I love horror movies…and while it certainly has waned over the years, I also have a fond spot for zombie movies. That’s why when Zack Snyder’s Dawn of the Dead remake hit in the early 2000s, I pretty much loved it! It also helped that I watched the movie right after watching George Romero’s awesome original version! While Army of the Dead isn’t a George Romero movie, it is a Snyder film through and through…for good and bad.
Now years after that (and hot on the heels of Zack Snyder’s Justice League), comes yet another Snyder zombie movie.
I don’t know whether this is set in the same universe as his Dawn of the Dead (I doubt it considering the fact that most civilians don’t believe in the existence of zombies in the movie), but Army of the Dead is pretty much better in every way than Snyder’s Dawn of the Dead.
In fact, out of the tons of zombie movies I’ve seen, it easily ranks in my Top 10.
Its intro certainly ranks as one of the best; it succinctly builds up the characters you’re going to meet while also giving you a mini-movie of sorts, as you see them rescuing people and trying to escape the zombie infestation…all before the movie properly even begins!
The film’s an interesting blend of zombie and heist movie genre that it pretty much works. Not perfectly mind you, but the two genres gel together better than I’d have expected.
Basically, Batista’s character is hired by a shady Japanese businessman to round up a crew and make a trip into zombie infested Las Vegas to recover tons of money that would be incinerated by an upcoming nuclear strike. There’s more to it than that of course, but that main motivation for them going in?
Recover the cash from the heavily sealed vault of one of Vegas’ casinos.
Since I’m too damn lazy to list out everybody who’s in the film, here’s IMDB to the rescue.
It really helps that there are some really cool set pieces (like the slow walk through the throngs of hibernating undead and the casino shootout) to help move the movie along.
I wish the tiger got more screen time though.
Weirdly, the addition of the undead tiger brings to mind why there aren’t any more infected animals. What about the cats or dogs? Las Vegas has a zoo right?
As for the human zombies, I’m a bit divided. I love the regular shambling undead (classic!), but I’ve always felt that the more agile and coordinated zombies were boring and less scary. It’s again the case here, especially when the Alphas (the smart zombies) start their assault in the last third of the movie.
Then again, previous Romero movies too had these types of smart zombies so it’s not exactly a shock…just an uninteresting way to put a face on the formless zombie threat. I just wished that the movie elaborated more on where the original zombie came from.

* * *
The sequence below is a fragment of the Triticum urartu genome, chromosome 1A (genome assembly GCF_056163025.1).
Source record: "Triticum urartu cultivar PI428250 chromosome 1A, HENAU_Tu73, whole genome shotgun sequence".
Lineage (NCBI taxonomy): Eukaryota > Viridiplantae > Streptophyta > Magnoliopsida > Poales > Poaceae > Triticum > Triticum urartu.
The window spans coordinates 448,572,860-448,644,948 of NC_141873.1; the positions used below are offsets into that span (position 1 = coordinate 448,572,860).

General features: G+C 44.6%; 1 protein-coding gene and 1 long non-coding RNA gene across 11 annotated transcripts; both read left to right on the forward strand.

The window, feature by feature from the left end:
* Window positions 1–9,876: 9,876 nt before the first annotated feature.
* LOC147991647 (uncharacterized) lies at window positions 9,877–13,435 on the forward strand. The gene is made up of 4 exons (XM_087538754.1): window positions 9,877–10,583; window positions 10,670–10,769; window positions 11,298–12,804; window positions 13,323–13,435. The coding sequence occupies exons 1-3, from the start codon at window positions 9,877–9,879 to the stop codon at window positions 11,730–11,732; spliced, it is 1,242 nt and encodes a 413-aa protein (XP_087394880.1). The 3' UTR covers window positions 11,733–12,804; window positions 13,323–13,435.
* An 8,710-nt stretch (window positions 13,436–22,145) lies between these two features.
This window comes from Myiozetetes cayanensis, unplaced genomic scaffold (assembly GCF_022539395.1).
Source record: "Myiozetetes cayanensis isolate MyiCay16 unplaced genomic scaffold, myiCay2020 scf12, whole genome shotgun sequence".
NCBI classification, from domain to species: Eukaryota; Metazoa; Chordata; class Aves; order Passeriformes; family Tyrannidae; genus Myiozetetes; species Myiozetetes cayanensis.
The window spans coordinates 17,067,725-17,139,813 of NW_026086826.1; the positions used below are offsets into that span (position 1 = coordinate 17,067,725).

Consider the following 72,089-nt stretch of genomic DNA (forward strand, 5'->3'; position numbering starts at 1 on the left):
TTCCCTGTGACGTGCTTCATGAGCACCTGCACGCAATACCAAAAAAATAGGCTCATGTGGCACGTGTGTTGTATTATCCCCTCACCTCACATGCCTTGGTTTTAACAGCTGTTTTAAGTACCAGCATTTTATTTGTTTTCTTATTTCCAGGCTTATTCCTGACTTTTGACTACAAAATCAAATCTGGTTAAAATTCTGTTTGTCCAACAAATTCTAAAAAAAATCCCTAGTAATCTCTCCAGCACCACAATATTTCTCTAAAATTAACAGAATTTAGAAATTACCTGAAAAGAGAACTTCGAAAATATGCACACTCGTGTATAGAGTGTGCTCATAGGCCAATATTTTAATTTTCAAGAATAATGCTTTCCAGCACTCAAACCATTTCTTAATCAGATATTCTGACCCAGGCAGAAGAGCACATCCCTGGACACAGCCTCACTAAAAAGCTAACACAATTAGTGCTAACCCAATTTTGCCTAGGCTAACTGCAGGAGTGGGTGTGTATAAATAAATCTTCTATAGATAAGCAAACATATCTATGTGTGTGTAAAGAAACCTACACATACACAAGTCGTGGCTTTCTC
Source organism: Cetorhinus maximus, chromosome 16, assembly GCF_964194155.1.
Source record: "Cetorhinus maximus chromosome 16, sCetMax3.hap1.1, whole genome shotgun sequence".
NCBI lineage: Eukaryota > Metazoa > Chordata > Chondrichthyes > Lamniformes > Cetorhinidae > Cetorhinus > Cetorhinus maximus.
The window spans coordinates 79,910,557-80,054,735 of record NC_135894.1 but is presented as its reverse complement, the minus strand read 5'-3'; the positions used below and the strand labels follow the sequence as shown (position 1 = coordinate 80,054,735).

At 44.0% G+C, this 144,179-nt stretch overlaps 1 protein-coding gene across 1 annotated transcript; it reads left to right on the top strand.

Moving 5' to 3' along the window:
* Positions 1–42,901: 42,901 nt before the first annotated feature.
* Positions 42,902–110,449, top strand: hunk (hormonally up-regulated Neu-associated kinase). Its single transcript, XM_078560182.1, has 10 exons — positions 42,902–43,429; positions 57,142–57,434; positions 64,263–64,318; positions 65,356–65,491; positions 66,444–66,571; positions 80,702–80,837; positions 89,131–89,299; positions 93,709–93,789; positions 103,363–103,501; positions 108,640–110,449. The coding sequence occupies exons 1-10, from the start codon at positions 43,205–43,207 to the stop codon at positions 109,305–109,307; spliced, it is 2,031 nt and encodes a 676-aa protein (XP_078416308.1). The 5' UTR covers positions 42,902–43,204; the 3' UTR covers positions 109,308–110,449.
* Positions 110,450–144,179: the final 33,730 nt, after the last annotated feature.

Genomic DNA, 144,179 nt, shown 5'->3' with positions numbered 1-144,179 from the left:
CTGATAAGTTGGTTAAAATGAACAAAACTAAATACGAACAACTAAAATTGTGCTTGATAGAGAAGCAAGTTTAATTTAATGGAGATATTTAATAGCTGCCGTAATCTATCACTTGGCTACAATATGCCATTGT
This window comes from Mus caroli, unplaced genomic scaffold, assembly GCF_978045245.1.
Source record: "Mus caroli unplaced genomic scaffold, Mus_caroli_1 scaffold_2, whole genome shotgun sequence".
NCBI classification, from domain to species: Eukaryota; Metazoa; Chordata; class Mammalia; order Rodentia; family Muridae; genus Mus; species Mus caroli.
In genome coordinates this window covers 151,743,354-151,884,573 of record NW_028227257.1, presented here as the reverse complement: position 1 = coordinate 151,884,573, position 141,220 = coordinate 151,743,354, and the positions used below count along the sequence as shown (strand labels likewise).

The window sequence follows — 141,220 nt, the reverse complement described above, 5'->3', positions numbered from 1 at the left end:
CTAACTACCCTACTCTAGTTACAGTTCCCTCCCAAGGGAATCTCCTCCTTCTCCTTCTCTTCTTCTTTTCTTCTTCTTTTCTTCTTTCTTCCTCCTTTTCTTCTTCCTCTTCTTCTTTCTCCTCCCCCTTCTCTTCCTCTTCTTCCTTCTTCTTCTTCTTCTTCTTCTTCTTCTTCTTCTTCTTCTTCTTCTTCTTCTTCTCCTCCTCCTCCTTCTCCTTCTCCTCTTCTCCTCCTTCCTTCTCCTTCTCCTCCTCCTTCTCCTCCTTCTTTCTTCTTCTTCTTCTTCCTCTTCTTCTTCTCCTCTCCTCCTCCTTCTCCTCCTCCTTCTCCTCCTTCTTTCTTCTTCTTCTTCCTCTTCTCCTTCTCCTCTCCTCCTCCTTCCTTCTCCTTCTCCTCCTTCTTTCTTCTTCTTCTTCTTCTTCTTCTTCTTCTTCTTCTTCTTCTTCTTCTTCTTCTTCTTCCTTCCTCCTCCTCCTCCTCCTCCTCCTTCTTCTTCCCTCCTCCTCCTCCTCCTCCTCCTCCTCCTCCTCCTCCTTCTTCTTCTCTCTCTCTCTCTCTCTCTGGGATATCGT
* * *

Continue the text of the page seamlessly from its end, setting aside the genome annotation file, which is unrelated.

Was he a remnant from another Dead film? Was he a military guinea pig? Why were the military so concerned with getting a new blood sample in that case? Wouldn’t they already have ample access since he was being transported by the Army in the beginning?
There are a ton of similarly confounding plot holes (like why couldn’t they just airdrop onto the casino or flew in under the cover of night and under the radar instead of trekking in? that doesn’t make sense though there are some pretty cool lore additions that I do hope other movies will adopt.
I especially love that the desiccated zombies come back to life when there’s water (as mentioned in the movie). It’d be cool to watch, but unfortunately there weren’t any scenes with that.
The acting’s pretty decent (though I think Dave Bautista can do with more emotions other than anger, anger, conflicted anger and sadness) so that helps matters. Then again, I didn’t really care much for the characters…but who would in a zombie movie, right? You just want them all to die in the goriest way possible.
At least in this sense, Snyder is of the same mindset. Character deaths are usually violent and in slow motion, which I really love…but there’s not as bloody and visceral violence as you’d think.
In that regard, I’m a bit disappointed.
There’s gore in the movie, but it’s weirdly subdued (apart from some certain scenes).
It kind of feels held back, though it’s definitely a movie for adults (the topless ladies can attest to that). Having grown up with gory movies like Peter Jackson’s Braindead and Sam Raimi’s Evil Dead, the Netflix’s Army of the Dead is severely lacking in that department.
Another department where I feel the movie could’ve been tweaked is the ending.
It feels too similar to Resident Evil Apocalypse’s (or Resident Evil Nemesis, as that’s where the original ending came from) or even Aliens vs Predator Requiem, with a helicopter escaping the city as an incoming nuke hits. It even hits the same beats; you can see the nuke zooming to its target, you see the mushroom cloud and the chopper crashes.
The absolutely worst thing about the film?
Pretty much every song (except for a handful) is a cover and every single one of those covers suck. The worst offender of them is Viva Las Vegas by Richard Cheese.
How the hell can you turn one of Elvis’ most memorable song into something this shitty? It must take effort!
At the end though, I still love the film, despite its many inadequacies. The ending is ambiguous enough that it leaves room for a potential sequel, but isn’t an outright copout that makes you feel gypped. It’s a great way to end the film (or even start a franchise) with the hope that the shit’s not over…
If you’ve time to spare and love zombie movies, you have got to watch Netflix’s Army of the Dead, it’s available RIGHT NOW to stream.